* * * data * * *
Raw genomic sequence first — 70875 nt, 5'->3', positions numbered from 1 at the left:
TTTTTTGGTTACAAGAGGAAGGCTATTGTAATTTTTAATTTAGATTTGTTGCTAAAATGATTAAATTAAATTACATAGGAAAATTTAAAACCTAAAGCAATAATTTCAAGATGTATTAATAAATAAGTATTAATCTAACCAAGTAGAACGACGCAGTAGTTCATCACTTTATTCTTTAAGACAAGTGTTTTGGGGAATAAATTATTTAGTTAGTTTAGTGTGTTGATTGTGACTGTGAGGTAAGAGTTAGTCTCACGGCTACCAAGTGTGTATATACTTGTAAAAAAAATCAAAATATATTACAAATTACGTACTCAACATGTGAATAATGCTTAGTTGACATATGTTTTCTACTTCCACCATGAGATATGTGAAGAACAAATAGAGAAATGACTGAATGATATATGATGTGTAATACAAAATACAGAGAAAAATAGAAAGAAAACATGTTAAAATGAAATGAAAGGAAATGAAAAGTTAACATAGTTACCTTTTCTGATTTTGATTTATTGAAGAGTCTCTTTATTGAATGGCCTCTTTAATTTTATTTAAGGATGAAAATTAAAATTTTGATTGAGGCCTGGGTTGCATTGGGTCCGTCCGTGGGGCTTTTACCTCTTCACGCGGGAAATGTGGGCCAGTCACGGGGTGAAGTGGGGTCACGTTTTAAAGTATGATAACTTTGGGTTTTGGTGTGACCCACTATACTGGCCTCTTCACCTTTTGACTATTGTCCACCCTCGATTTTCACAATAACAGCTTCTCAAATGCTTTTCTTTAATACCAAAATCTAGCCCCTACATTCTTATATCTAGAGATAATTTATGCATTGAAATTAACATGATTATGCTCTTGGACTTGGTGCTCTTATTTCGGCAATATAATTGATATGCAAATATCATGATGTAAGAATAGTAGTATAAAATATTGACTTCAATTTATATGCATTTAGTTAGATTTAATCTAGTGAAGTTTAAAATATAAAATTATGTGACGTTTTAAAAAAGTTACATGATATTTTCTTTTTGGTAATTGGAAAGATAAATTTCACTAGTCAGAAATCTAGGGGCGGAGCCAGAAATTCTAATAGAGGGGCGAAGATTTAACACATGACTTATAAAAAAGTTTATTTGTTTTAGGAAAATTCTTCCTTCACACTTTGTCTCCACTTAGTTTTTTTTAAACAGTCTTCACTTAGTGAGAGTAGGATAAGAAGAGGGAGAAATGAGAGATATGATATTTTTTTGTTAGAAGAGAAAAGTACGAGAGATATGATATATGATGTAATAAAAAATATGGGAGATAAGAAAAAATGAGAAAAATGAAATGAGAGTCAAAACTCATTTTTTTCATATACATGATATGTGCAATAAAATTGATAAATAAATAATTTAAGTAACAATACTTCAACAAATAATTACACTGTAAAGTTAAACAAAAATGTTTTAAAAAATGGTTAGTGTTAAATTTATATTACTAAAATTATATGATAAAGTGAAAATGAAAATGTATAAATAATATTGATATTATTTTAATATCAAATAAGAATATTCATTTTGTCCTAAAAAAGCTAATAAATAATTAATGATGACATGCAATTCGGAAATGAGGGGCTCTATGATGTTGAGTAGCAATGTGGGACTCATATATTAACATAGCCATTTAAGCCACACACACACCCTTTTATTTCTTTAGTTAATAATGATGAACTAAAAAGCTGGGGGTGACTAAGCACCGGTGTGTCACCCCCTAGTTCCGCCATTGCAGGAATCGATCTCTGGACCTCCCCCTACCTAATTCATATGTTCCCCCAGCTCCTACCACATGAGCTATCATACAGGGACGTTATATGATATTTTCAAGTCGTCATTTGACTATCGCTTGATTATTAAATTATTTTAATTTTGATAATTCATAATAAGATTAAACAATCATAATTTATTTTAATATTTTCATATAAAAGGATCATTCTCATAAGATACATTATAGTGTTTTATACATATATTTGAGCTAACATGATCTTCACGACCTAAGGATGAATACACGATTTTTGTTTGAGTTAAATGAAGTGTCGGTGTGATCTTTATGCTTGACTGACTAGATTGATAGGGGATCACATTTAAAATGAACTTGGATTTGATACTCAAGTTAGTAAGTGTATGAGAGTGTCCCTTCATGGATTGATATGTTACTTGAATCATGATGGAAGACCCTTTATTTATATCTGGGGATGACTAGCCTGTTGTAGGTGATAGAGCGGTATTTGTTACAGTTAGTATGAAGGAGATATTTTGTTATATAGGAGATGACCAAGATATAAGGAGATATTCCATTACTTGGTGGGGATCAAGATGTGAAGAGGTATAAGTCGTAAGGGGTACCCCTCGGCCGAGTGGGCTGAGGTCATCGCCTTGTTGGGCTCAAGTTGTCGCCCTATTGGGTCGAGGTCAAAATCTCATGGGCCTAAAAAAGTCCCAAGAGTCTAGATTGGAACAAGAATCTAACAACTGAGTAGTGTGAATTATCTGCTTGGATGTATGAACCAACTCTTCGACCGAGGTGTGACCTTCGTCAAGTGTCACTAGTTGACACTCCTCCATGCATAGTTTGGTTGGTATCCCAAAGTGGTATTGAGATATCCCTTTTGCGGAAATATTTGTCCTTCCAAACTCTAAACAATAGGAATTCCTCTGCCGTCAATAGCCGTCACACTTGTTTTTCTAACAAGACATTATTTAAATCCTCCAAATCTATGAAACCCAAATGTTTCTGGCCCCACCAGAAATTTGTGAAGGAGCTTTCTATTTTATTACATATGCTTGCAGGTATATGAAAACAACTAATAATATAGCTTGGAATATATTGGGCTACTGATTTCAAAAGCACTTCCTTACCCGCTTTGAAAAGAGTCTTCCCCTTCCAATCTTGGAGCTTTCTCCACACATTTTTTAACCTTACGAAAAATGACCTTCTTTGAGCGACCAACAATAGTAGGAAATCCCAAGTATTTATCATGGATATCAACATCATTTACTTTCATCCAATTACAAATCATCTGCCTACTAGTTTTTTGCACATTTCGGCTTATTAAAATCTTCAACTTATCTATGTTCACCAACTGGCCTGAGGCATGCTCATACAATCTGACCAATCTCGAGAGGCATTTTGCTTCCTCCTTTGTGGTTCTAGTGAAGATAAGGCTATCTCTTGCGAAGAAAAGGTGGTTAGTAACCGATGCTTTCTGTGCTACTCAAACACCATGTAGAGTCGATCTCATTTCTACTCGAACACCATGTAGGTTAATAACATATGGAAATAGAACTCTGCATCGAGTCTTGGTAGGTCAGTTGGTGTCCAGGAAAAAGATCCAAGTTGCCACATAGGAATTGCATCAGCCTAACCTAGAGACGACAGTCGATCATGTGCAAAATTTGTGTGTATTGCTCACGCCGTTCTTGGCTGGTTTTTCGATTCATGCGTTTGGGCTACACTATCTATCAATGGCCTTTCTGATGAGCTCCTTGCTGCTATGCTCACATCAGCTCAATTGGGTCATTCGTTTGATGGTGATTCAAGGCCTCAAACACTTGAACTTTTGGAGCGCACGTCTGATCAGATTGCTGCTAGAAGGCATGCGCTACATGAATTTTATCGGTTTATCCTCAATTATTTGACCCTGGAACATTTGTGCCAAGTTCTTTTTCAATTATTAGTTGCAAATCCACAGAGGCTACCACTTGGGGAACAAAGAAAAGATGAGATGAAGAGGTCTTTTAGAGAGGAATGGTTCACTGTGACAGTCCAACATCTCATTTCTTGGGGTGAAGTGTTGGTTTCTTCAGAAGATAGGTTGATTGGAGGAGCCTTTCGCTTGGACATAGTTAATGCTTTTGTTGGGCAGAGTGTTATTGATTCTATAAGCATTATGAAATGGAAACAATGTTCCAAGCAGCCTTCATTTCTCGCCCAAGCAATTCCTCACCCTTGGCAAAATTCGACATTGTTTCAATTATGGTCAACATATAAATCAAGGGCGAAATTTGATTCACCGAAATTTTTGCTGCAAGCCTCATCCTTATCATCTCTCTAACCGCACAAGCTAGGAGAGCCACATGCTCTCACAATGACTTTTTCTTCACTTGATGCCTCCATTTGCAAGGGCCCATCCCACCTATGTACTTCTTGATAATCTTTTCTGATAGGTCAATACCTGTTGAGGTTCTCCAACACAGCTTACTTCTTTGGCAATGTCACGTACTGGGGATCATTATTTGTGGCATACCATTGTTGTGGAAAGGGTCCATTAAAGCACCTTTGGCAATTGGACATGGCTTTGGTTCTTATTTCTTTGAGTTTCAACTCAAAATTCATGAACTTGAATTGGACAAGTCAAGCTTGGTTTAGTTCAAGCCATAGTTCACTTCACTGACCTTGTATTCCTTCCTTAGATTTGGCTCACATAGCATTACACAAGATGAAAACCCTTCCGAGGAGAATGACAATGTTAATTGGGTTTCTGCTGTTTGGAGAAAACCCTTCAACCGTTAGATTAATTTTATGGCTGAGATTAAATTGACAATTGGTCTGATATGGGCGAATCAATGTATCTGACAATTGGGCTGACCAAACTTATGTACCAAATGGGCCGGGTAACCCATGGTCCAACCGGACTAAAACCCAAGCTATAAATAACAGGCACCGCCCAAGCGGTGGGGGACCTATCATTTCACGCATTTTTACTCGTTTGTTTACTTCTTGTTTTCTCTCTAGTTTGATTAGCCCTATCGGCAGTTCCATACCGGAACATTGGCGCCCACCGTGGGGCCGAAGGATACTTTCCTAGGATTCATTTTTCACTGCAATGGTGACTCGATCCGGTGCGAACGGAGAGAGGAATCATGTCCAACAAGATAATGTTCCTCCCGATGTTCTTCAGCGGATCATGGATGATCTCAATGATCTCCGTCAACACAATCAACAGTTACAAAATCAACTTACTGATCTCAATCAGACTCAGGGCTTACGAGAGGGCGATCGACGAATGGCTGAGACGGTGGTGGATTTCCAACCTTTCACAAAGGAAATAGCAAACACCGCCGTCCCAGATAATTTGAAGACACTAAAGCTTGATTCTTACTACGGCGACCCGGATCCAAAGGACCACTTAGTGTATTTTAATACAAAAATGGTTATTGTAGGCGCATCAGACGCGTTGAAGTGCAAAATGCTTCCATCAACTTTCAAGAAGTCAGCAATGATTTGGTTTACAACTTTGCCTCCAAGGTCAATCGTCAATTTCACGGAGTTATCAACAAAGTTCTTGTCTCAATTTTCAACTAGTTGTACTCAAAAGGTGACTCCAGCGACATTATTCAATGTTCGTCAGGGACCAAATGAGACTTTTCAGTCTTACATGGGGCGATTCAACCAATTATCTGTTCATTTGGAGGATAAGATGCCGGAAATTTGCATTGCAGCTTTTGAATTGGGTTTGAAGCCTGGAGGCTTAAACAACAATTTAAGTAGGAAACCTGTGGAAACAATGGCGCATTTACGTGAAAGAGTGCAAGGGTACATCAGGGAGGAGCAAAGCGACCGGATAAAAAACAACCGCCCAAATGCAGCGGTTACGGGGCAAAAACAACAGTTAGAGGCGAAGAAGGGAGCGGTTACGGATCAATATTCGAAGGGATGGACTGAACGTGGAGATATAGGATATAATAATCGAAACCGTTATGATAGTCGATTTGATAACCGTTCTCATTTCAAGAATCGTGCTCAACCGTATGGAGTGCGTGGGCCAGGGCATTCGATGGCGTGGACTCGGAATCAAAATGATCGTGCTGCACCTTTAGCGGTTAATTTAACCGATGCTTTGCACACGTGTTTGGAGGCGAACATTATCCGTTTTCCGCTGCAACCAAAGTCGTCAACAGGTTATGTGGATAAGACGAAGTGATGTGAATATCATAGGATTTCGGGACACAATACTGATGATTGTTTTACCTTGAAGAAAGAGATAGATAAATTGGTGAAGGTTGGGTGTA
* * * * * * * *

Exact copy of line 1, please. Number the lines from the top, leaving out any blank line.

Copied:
Raw genomic sequence first — 70875 nt, 5'->3', positions numbered from 1 at the left: